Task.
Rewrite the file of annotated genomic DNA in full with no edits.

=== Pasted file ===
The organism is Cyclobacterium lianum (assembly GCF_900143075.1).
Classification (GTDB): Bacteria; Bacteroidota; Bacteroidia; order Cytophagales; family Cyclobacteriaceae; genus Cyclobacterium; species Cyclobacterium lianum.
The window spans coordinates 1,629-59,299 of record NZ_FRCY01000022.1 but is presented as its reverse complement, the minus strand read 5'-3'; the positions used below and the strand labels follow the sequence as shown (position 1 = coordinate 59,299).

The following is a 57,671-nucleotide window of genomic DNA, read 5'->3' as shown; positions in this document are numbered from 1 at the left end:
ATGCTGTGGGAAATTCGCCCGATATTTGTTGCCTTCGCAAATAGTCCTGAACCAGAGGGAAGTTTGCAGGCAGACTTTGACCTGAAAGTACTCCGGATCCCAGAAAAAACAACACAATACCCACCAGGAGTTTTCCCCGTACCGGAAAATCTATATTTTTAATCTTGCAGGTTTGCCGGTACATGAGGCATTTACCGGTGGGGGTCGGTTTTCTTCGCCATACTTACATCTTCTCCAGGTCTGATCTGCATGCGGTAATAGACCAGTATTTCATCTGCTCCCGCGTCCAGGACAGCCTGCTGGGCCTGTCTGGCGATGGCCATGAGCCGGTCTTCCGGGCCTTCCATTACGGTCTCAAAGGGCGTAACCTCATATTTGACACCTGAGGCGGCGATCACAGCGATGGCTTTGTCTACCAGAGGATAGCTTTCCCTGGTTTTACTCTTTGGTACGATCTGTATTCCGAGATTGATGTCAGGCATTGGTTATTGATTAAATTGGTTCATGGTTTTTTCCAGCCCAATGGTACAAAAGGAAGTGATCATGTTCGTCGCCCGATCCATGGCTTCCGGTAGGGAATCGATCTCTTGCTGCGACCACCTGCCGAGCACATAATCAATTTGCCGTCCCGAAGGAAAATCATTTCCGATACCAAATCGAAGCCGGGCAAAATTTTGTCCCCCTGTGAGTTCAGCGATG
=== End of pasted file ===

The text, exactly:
The organism is Cyclobacterium lianum (assembly GCF_900143075.1).
Classification (GTDB): Bacteria; Bacteroidota; Bacteroidia; order Cytophagales; family Cyclobacteriaceae; genus Cyclobacterium; species Cyclobacterium lianum.
The window spans coordinates 1,629-59,299 of record NZ_FRCY01000022.1 but is presented as its reverse complement, the minus strand read 5'-3'; the positions used below and the strand labels follow the sequence as shown (position 1 = coordinate 59,299).

The following is a 57,671-nucleotide window of genomic DNA, read 5'->3' as shown; positions in this document are numbered from 1 at the left end:
ATGCTGTGGGAAATTCGCCCGATATTTGTTGCCTTCGCAAATAGTCCTGAACCAGAGGGAAGTTTGCAGGCAGACTTTGACCTGAAAGTACTCCGGATCCCAGAAAAAACAACACAATACCCACCAGGAGTTTTCCCCGTACCGGAAAATCTATATTTTTAATCTTGCAGGTTTGCCGGTACATGAGGCATTTACCGGTGGGGGTCGGTTTTCTTCGCCATACTTACATCTTCTCCAGGTCTGATCTGCATGCGGTAATAGACCAGTATTTCATCTGCTCCCGCGTCCAGGACAGCCTGCTGGGCCTGTCTGGCGATGGCCATGAGCCGGTCTTCCGGGCCTTCCATTACGGTCTCAAAGGGCGTAACCTCATATTTGACACCTGAGGCGGCGATCACAGCGATGGCTTTGTCTACCAGAGGATAGCTTTCCCTGGTTTTACTCTTTGGTACGATCTGTATTCCGAGATTGATGTCAGGCATTGGTTATTGATTAAATTGGTTCATGGTTTTTTCCAGCCCAATGGTACAAAAGGAAGTGATCATGTTCGTCGCCCGATCCATGGCTTCCGGTAGGGAATCGATCTCTTGCTGCGACCACCTGCCGAGCACATAATCAATTTGCCGTCCCGAAGGAAAATCATTTCCGATACCAAATCGAAGCCGGGCAAAATTTTGTCCCCCTGTGAGTTCAGCGATG